We aim to discover, connect and mobilise local neighbourhoods, villages and communities to build fairer and more inclusive places where we all can live together.
We want to see
- Citizens everywhere talking and making decisions together
- Everyone working to make their neighbourhood a brilliant and welcoming place to live
- Neighbourhoods with the right to make their own decisions and control their own resources
- Flourishing community life, backed up by well funded public services.
We are - A movement that welcomes civic society allies and local government friends so we can work together to grow, let go of, and share power.
Join us - Together lets build a powerful movement to enact real change.
Become a member and sign the open letter.
Contact Angela Fell by email.
What is Neighbourhood Democracy?
- Essential - Neighbourhood Democracy create the topsoil of a good society. We need citizens and communities to come together to make connections, form friendships and make things happen.
- Neighbourhoods matter - We are proud of where we live and everyone wants their neighbourhood to be the best place it can possibly be.
- People power - Democracy means people thinking together, making decisions together and cooperating so that we can make those things happen.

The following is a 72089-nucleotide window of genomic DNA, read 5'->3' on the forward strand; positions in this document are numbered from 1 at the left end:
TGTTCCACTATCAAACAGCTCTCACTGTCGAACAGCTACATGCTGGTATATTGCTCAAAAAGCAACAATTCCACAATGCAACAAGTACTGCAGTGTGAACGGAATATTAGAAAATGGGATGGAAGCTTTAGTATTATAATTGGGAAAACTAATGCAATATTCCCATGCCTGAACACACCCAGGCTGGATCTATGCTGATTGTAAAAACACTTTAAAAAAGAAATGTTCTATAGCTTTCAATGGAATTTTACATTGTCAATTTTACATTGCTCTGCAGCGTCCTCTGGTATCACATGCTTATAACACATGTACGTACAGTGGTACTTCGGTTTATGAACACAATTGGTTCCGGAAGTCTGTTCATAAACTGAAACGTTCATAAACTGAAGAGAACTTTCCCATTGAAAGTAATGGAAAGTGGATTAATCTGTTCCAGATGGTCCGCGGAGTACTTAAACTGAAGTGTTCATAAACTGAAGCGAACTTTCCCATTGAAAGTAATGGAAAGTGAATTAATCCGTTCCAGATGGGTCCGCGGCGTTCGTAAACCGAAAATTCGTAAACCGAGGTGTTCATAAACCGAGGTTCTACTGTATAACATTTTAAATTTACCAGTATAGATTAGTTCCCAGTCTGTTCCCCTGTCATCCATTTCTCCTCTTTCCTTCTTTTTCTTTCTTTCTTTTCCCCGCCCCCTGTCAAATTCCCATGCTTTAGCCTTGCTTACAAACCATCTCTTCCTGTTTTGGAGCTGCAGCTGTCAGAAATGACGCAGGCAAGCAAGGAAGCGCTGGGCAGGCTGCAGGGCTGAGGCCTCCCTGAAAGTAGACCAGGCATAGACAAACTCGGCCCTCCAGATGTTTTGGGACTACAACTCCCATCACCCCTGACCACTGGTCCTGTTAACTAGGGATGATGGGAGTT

- Real power - To create Neighbourhood Democracy we need places, behaviours and systems where everyone can get involved and where people can make plans, control budgets and create solutions together.
- Real democracy - Neighbourhood Democracy opens up the possibility that everyone can be a full citizen and everyone can involved in the democracy. There is no true democracy without Neighbourhood Democracy.
What Neighbourhood Democracy is not?
- It is not politics as usual - Party Politics would certainly destroy Neighbourhood Democracy.
- It does not always mean electing people - Democracy includes everyone at every stage - debating (deliberation) - deciding (voting) - acting (community action).
- It is not a standardised process - We still have much to learn from different neighbourhoods about how to make this work and multiple approaches are possible.
- It is not imposed from the centre - We can define neighbourhoods ourselves, create new ways of organising and work from the grassroots up.
- It is not anti-government - Neighbourhoods benefit from good local government, well funded public services and strong constitutional protections for human rights.